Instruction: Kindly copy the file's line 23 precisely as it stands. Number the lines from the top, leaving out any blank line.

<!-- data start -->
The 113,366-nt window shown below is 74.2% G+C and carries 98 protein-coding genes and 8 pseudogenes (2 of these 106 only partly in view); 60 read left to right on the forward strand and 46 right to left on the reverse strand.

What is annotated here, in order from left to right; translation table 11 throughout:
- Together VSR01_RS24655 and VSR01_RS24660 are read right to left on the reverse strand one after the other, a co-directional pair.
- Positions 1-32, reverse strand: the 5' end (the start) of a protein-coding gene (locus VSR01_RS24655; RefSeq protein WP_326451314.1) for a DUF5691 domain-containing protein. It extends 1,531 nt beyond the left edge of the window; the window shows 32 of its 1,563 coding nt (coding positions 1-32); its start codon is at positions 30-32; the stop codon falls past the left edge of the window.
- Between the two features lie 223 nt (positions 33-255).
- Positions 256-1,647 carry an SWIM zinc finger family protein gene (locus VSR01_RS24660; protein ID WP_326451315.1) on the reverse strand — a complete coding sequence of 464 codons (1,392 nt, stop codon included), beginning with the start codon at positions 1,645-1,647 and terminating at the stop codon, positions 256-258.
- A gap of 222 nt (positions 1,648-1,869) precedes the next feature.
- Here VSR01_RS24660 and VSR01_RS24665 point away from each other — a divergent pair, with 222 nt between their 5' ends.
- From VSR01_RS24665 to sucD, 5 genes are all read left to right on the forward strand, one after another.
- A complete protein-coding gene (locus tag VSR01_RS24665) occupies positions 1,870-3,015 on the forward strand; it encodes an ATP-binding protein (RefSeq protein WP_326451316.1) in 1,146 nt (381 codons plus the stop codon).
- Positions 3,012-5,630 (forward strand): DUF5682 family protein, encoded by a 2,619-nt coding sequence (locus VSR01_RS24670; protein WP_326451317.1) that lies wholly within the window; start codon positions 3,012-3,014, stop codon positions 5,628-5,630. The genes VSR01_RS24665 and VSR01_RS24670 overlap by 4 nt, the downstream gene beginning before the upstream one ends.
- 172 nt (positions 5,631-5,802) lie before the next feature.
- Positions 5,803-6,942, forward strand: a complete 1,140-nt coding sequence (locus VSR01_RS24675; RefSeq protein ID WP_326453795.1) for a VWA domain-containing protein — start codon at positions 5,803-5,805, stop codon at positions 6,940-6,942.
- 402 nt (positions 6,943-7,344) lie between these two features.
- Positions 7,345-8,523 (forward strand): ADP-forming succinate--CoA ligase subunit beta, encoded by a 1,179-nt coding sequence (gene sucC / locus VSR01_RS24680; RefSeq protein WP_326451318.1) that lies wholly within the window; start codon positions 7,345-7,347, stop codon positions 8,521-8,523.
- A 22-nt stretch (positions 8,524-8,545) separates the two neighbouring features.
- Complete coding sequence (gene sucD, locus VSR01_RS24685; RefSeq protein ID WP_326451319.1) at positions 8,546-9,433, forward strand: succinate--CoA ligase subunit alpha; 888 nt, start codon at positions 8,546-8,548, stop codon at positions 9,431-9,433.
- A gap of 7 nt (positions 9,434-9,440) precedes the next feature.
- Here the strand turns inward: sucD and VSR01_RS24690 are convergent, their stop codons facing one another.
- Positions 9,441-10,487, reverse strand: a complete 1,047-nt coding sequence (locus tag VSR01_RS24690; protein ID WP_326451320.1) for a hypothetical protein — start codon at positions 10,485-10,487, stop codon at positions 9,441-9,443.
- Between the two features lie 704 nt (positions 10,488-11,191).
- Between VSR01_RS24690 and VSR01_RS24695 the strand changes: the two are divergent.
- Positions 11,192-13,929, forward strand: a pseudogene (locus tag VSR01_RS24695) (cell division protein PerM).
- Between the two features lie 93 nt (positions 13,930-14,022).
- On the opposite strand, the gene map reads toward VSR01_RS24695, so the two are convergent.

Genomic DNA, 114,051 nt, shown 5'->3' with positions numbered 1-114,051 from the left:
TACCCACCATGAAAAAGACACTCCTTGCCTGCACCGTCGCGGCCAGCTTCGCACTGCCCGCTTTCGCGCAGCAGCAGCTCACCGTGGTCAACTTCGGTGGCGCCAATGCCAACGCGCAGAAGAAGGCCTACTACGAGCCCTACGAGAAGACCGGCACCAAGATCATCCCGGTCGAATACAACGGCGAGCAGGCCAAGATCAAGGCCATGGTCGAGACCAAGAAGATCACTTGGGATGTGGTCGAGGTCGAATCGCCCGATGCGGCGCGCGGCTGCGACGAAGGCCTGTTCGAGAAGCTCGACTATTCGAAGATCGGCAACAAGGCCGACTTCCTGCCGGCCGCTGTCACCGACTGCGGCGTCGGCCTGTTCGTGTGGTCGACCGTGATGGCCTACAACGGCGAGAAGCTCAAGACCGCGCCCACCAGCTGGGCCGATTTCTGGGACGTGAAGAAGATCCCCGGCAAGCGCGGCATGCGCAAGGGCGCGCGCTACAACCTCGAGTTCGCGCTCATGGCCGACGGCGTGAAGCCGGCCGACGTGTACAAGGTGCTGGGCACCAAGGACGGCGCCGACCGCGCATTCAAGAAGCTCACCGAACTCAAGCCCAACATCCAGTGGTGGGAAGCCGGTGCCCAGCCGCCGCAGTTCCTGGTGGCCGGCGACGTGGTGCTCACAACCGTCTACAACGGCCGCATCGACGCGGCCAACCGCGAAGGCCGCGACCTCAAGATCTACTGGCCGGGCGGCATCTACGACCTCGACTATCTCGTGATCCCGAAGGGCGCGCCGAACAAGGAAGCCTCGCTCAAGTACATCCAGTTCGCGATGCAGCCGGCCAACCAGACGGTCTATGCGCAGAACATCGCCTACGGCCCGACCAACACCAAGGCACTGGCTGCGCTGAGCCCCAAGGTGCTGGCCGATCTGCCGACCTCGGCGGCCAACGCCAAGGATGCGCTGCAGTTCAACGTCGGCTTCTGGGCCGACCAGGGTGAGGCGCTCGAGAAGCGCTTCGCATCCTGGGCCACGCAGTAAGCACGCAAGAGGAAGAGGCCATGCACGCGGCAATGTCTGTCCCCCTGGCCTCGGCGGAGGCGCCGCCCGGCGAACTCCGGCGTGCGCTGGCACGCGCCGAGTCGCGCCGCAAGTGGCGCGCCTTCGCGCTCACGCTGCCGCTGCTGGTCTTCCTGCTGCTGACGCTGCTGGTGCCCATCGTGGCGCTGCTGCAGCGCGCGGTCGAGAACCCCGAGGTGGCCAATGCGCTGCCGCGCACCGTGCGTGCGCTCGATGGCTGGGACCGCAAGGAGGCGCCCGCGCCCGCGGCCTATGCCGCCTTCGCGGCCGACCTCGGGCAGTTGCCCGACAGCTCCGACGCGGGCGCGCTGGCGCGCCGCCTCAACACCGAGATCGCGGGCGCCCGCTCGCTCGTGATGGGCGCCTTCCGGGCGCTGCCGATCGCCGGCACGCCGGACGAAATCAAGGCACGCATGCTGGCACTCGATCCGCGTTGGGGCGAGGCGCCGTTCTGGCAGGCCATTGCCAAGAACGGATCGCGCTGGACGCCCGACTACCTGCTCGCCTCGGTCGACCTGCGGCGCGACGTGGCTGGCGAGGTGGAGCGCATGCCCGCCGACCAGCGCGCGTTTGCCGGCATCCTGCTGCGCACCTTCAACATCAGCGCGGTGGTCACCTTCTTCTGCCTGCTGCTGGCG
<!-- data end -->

- Positions 11,192-13,929, forward strand: a pseudogene (locus tag VSR01_RS24695) (cell division protein PerM).